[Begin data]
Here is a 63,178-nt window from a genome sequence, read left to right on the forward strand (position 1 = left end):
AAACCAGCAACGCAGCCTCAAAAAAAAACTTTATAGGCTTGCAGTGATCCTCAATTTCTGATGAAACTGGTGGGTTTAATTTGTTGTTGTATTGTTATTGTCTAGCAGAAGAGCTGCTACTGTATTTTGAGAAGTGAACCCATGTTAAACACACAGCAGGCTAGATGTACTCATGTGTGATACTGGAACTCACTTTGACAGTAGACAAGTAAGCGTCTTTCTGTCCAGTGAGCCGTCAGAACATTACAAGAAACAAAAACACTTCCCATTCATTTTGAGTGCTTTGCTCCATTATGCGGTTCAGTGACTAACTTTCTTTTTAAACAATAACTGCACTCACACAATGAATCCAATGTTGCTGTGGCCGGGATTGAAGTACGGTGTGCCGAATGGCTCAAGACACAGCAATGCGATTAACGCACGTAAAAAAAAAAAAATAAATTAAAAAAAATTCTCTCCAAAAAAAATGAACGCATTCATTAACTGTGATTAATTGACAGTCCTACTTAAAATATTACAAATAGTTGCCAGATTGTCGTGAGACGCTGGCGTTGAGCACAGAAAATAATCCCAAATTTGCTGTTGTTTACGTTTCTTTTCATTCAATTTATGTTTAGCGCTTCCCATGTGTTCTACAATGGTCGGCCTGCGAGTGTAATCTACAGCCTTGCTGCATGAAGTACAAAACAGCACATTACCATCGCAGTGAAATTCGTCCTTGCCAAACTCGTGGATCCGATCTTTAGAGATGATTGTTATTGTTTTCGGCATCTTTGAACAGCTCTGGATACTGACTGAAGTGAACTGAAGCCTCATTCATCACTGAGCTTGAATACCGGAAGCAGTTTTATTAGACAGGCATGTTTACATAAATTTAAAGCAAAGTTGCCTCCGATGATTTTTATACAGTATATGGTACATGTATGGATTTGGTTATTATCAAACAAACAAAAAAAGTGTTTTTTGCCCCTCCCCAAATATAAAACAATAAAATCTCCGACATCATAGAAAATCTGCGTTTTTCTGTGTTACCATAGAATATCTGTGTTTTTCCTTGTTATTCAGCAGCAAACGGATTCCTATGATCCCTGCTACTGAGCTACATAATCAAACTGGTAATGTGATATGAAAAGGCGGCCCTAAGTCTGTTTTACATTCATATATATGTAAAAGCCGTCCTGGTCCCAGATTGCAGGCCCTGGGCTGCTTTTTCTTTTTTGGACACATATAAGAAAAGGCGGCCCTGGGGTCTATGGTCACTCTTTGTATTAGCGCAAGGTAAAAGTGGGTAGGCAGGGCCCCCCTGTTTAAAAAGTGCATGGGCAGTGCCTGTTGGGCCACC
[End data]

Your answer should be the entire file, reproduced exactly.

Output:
Here is a 63,178-nt window from a genome sequence, read left to right on the forward strand (position 1 = left end):
AAACCAGCAACGCAGCCTCAAAAAAAAACTTTATAGGCTTGCAGTGATCCTCAATTTCTGATGAAACTGGTGGGTTTAATTTGTTGTTGTATTGTTATTGTCTAGCAGAAGAGCTGCTACTGTATTTTGAGAAGTGAACCCATGTTAAACACACAGCAGGCTAGATGTACTCATGTGTGATACTGGAACTCACTTTGACAGTAGACAAGTAAGCGTCTTTCTGTCCAGTGAGCCGTCAGAACATTACAAGAAACAAAAACACTTCCCATTCATTTTGAGTGCTTTGCTCCATTATGCGGTTCAGTGACTAACTTTCTTTTTAAACAATAACTGCACTCACACAATGAATCCAATGTTGCTGTGGCCGGGATTGAAGTACGGTGTGCCGAATGGCTCAAGACACAGCAATGCGATTAACGCACGTAAAAAAAAAAAAATAAATTAAAAAAAATTCTCTCCAAAAAAAATGAACGCATTCATTAACTGTGATTAATTGACAGTCCTACTTAAAATATTACAAATAGTTGCCAGATTGTCGTGAGACGCTGGCGTTGAGCACAGAAAATAATCCCAAATTTGCTGTTGTTTACGTTTCTTTTCATTCAATTTATGTTTAGCGCTTCCCATGTGTTCTACAATGGTCGGCCTGCGAGTGTAATCTACAGCCTTGCTGCATGAAGTACAAAACAGCACATTACCATCGCAGTGAAATTCGTCCTTGCCAAACTCGTGGATCCGATCTTTAGAGATGATTGTTATTGTTTTCGGCATCTTTGAACAGCTCTGGATACTGACTGAAGTGAACTGAAGCCTCATTCATCACTGAGCTTGAATACCGGAAGCAGTTTTATTAGACAGGCATGTTTACATAAATTTAAAGCAAAGTTGCCTCCGATGATTTTTATACAGTATATGGTACATGTATGGATTTGGTTATTATCAAACAAACAAAAAAAGTGTTTTTTGCCCCTCCCCAAATATAAAACAATAAAATCTCCGACATCATAGAAAATCTGCGTTTTTCTGTGTTACCATAGAATATCTGTGTTTTTCCTTGTTATTCAGCAGCAAACGGATTCCTATGATCCCTGCTACTGAGCTACATAATCAAACTGGTAATGTGATATGAAAAGGCGGCCCTAAGTCTGTTTTACATTCATATATATGTAAAAGCCGTCCTGGTCCCAGATTGCAGGCCCTGGGCTGCTTTTTCTTTTTTGGACACATATAAGAAAAGGCGGCCCTGGGGTCTATGGTCACTCTTTGTATTAGCGCAAGGTAAAAGTGGGTAGGCAGGGCCCCCCTGTTTAAAAAGTGCATGGGCAGTGCCTGTTGGGCCACC